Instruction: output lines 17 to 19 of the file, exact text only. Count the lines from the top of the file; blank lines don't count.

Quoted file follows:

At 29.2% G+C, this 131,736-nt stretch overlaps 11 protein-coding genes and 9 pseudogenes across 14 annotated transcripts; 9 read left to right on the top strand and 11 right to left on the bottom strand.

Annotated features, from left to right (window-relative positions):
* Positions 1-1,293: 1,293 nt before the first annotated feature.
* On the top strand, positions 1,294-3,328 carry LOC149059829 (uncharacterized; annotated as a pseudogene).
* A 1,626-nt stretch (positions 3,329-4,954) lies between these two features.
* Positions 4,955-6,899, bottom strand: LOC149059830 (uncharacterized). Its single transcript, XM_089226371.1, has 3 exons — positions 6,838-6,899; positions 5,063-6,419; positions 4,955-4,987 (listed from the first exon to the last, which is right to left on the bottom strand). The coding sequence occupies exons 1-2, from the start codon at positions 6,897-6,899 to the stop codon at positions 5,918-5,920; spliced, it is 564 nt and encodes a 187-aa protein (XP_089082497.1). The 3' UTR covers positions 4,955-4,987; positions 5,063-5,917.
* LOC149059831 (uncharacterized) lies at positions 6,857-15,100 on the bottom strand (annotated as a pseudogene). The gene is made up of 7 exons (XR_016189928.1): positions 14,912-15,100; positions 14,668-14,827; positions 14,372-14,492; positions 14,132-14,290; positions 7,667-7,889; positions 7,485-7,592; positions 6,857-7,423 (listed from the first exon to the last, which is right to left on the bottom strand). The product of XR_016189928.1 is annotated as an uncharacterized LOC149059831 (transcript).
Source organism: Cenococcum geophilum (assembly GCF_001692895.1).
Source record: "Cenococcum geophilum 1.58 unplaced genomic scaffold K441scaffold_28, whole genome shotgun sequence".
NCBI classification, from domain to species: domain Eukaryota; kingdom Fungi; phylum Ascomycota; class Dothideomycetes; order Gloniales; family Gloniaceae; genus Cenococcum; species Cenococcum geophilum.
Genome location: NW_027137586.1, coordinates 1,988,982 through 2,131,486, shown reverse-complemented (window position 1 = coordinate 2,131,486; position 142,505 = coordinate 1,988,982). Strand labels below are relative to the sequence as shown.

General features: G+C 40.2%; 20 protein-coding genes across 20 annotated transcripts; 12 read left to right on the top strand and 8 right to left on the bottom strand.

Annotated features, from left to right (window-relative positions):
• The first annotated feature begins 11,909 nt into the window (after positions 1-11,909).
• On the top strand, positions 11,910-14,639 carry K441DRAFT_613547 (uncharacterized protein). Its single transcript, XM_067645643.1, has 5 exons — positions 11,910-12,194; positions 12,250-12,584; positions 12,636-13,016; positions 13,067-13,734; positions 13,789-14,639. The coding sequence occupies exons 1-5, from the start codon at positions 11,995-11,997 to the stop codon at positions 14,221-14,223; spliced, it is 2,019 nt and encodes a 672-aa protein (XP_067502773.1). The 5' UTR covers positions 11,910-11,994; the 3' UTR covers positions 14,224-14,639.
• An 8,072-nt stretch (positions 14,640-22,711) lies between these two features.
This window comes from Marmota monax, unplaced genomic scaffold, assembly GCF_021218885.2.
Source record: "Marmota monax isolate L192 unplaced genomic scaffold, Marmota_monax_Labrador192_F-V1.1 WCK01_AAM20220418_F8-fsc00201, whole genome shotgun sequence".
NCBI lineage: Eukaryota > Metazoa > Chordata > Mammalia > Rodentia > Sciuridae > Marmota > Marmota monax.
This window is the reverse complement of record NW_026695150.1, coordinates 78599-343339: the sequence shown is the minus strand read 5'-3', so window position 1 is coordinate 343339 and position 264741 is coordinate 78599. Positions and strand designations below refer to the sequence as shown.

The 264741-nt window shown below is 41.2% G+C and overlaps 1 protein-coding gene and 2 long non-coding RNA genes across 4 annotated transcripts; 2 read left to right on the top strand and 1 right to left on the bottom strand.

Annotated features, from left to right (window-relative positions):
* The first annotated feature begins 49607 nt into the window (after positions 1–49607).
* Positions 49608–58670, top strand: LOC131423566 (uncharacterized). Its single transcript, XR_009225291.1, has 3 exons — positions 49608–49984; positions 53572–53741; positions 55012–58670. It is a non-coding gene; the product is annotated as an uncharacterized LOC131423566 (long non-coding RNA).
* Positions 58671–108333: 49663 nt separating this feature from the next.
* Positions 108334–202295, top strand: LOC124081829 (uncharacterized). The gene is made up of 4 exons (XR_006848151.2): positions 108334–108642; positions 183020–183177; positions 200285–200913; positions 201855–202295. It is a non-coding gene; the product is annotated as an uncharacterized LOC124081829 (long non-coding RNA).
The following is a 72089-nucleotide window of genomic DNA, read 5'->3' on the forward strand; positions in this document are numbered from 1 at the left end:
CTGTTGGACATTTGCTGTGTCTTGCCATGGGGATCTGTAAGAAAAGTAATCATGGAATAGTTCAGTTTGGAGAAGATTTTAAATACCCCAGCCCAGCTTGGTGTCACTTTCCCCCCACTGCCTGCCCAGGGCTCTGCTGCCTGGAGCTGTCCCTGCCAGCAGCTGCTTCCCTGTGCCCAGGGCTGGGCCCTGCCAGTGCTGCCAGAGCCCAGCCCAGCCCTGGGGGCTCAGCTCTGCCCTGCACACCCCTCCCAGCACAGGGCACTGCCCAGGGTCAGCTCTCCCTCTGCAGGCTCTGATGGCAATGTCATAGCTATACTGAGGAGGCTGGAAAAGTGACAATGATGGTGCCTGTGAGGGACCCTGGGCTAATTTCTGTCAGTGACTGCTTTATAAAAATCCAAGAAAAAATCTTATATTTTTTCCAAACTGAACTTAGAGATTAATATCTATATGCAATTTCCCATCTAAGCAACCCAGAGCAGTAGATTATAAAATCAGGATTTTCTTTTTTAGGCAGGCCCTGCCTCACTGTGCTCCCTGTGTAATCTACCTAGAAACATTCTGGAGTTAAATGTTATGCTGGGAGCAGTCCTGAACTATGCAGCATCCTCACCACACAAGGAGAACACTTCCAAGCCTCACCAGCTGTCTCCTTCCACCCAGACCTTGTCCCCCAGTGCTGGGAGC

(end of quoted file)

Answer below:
This window comes from Marmota monax, unplaced genomic scaffold, assembly GCF_021218885.2.
Source record: "Marmota monax isolate L192 unplaced genomic scaffold, Marmota_monax_Labrador192_F-V1.1 WCK01_AAM20220418_F8-fsc00201, whole genome shotgun sequence".
NCBI lineage: Eukaryota > Metazoa > Chordata > Mammalia > Rodentia > Sciuridae > Marmota > Marmota monax.